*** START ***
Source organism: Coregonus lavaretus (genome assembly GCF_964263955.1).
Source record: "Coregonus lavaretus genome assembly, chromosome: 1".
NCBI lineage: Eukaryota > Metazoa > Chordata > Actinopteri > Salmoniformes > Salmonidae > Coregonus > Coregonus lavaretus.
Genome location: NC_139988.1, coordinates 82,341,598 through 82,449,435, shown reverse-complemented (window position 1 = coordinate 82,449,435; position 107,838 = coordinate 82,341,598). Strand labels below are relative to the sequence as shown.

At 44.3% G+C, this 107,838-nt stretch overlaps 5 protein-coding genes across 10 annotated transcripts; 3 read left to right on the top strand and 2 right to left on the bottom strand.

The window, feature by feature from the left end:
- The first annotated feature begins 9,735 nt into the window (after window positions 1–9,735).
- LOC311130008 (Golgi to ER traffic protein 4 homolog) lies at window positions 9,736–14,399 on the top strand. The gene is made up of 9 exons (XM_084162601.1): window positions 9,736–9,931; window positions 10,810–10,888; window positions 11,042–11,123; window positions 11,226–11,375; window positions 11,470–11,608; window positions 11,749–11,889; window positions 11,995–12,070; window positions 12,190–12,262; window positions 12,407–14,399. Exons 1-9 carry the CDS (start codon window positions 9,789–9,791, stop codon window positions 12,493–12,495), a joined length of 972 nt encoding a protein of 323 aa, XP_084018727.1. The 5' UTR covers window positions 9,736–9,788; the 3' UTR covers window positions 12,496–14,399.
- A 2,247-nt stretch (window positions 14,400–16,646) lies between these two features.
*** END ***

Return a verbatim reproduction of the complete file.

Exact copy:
Source organism: Coregonus lavaretus (genome assembly GCF_964263955.1).
Source record: "Coregonus lavaretus genome assembly, chromosome: 1".
NCBI lineage: Eukaryota > Metazoa > Chordata > Actinopteri > Salmoniformes > Salmonidae > Coregonus > Coregonus lavaretus.
Genome location: NC_139988.1, coordinates 82,341,598 through 82,449,435, shown reverse-complemented (window position 1 = coordinate 82,449,435; position 107,838 = coordinate 82,341,598). Strand labels below are relative to the sequence as shown.

At 44.3% G+C, this 107,838-nt stretch overlaps 5 protein-coding genes across 10 annotated transcripts; 3 read left to right on the top strand and 2 right to left on the bottom strand.

The window, feature by feature from the left end:
- The first annotated feature begins 9,735 nt into the window (after window positions 1–9,735).
- LOC311130008 (Golgi to ER traffic protein 4 homolog) lies at window positions 9,736–14,399 on the top strand. The gene is made up of 9 exons (XM_084162601.1): window positions 9,736–9,931; window positions 10,810–10,888; window positions 11,042–11,123; window positions 11,226–11,375; window positions 11,470–11,608; window positions 11,749–11,889; window positions 11,995–12,070; window positions 12,190–12,262; window positions 12,407–14,399. Exons 1-9 carry the CDS (start codon window positions 9,789–9,791, stop codon window positions 12,493–12,495), a joined length of 972 nt encoding a protein of 323 aa, XP_084018727.1. The 5' UTR covers window positions 9,736–9,788; the 3' UTR covers window positions 12,496–14,399.
- A 2,247-nt stretch (window positions 14,400–16,646) lies between these two features.